Either way, I’ve never forgotten, and I have never used a handicapped stall since that day. I've never shared the bathroom with a disabled person since then, but I know that I will one day, and I don't want to suffer that particular guilt again.

Okay, this is not entirely true; I will still use that stall if it's the only one available. I figure that's an allowable clause in the Law of Handicapped Stalls, which goes something like this:
Thou Shalt Stay the Hell Out of the Handicapped Stall at All Times*
*Unless it's the only one available and you really have to go.

But when I am forced to use the handicapped stall, I make sure to do the following:
1) Verify that there's nobody in the bathroom that needs that space more than I do
2) Make a lot of noise and commotion, so it sounds like there's an empty wheelchair in there with me.

Decisions, decisions


Things I Believe: Thoughts for Friday

It takes a village to raise a child.
But just one naughty child to raze a village.

Live every day as if it were your last.
In a hospital bed.

A man's home is is castle.
That's why I post sentries in the turrets and have prisoners in the basement dungeons.

Blood is thicker than water.
So is peanut butter.


Things I Believe: Thoughts for Friday

Never put off till tomorrow what you can put off indefinitely.

Early to bed, early to rise. Again. Dammit.

A friend in need is a friend of somebody else.

A house divided against itself cannot stand home inspectors.


Important Vocabulary for Foreign Peoples (2)

As promised, yet wholly unexpected, here are some more important words to learn and use frequently. That is, here are some more words that are important, not words that are more important, unless you’re comparing them to other words and phrases like “paradigm” and “action item” and “synergy.” No, scratch that - here are more words that are more important than most other words you will hear excreted at work today. The words are fun, sound good, and unlike typical business vocabulary, actually have meaning.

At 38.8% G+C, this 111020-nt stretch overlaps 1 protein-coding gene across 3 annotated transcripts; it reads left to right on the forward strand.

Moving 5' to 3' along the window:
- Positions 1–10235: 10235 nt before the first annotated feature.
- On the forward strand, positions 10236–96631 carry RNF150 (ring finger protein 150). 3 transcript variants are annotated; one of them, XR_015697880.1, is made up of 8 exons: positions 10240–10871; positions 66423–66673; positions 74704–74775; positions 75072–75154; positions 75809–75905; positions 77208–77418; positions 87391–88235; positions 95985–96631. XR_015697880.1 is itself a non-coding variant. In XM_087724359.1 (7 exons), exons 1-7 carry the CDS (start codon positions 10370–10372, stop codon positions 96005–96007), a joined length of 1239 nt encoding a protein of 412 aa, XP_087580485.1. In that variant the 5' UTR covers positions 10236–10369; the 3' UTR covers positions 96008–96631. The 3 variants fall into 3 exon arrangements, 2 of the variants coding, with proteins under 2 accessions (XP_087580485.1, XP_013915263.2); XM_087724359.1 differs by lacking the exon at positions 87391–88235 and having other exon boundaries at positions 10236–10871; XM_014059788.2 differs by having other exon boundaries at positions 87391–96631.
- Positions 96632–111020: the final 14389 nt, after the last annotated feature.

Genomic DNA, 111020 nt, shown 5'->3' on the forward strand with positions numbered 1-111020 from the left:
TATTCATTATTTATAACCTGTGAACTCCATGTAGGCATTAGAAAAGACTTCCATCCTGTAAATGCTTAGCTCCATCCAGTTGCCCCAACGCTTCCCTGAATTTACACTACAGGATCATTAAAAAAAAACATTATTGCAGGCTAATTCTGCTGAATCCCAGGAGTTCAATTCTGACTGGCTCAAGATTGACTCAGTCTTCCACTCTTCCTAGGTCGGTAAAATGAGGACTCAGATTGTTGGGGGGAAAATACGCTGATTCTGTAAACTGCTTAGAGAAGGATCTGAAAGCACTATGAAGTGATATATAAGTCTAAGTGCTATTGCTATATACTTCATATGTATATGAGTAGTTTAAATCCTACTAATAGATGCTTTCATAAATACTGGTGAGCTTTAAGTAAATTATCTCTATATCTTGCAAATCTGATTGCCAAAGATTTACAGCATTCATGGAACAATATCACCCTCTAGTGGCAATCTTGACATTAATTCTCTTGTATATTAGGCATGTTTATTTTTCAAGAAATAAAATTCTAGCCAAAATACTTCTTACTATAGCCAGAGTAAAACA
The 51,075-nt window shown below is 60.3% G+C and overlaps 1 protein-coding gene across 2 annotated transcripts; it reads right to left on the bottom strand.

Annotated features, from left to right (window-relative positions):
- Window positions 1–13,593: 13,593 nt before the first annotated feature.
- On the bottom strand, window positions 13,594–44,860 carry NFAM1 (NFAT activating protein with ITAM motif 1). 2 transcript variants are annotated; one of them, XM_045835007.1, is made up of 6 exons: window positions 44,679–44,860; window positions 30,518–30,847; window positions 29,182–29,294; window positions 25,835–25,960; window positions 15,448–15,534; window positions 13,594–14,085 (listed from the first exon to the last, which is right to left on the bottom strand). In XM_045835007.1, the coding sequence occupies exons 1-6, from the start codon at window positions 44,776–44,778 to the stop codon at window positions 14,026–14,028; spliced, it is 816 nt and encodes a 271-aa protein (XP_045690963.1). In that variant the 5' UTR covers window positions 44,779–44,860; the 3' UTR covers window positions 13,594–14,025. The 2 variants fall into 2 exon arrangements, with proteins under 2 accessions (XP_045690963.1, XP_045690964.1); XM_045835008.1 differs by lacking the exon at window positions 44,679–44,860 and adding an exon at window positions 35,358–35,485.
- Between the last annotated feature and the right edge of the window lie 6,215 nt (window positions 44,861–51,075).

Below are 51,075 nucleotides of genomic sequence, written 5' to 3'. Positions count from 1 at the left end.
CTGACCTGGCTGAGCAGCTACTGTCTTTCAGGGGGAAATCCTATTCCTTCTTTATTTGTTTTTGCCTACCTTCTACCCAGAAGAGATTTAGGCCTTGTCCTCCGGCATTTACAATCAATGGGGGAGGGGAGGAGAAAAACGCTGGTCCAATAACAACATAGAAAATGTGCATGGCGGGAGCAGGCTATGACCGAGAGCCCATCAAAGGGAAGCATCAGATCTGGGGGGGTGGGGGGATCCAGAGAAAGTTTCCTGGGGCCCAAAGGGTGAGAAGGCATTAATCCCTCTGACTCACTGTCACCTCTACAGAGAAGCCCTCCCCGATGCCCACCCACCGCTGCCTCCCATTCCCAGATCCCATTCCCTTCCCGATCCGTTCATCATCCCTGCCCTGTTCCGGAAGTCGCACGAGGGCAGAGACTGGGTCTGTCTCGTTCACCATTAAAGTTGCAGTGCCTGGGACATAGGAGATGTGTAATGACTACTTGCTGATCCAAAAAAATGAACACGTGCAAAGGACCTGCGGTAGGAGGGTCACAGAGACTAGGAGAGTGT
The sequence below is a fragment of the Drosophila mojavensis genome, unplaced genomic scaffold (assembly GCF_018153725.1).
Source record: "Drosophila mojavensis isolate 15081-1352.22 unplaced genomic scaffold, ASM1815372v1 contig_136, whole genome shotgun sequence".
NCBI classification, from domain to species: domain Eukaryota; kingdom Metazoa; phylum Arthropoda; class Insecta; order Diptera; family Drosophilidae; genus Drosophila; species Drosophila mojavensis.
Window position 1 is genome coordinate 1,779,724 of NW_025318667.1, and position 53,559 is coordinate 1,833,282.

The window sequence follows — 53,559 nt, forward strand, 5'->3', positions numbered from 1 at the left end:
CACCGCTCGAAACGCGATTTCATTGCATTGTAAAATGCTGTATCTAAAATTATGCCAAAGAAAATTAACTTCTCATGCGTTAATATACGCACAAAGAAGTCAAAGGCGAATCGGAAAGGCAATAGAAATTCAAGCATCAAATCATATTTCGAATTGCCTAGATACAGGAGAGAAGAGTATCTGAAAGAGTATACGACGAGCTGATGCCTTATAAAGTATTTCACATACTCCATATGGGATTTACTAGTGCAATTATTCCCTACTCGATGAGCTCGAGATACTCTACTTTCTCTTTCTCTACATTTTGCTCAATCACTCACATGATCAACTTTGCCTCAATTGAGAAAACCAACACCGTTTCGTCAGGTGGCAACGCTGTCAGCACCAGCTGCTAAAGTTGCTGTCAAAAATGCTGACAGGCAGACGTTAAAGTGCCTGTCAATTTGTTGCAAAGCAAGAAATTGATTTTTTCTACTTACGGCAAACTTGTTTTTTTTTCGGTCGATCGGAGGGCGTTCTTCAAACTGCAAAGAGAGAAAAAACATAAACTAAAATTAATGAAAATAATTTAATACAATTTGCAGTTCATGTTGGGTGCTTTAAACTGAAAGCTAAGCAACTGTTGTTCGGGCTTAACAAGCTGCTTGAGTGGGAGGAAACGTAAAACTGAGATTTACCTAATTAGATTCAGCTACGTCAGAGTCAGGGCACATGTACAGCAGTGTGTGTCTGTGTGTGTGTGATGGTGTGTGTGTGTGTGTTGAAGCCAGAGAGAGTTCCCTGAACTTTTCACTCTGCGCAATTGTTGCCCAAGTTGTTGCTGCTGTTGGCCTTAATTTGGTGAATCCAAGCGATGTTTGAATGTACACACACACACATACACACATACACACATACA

Read them. Learn them. Use them. Often.

serendipity: I like this word not because of its meaning as much as its fun, percolating sound and its sheer density of syllables. Look at it, five syllables in just eleven letters. This word means business. Which is to say, its meaning has nothing to do with business, but it’s serious. Like business.
Ah, never mind. Use the word.

subtly: The best part of this word is how it looks completely different than it sounds. It’s like a good spy, or a great actor. (Like Miranda Richardson, who can play the hilarious Queen on Black Adder and a terrifying killer in The Crying Game, not Adam Sandler, who always seems to play Adam Sandler.)
Silent b? Really? Since when was that a rule of English? It’s this disconnect with all rules that we thought we learned that makes it fun.

pompous: I like the imagery of this word, somehow the alliteration of p’s makes it’s meaning clearer, especially if you build up a good mouthful of air before you expel it, as if the word just couldn’t be bothered coming out until it was resigned to consort with the rest of the sentence.

ghastly: I like dated words, words that are covered in the dust of disuse after falling out of common parlance sometime around the end of the Victorian age. My wife, when I met her, spoke in Jane Austen paragraphs (the funny and caustic ones, not the romantic ones). It’s words like ghastly that cause awkward pauses in conversation as all of your listeners page vocabulary in from disk to parse the sentence.
Also, it just sounds great in context, and is typically used to refer to fashion: “That hat was ridiculous, but paled in comparison to his absolutely ghastly shirt.”

remnant: I like this word for its unusual consonant combination, causing a shift from m to n in mid-pronunciation, like that chili-pepper chocolate bar that changes from sweet to pain in the same bite. It lacks some of the obvious fun alliteration of some of these other words, but has a nice meditative sound, like you might hear uttered in the chant of a monk, or a serial killer.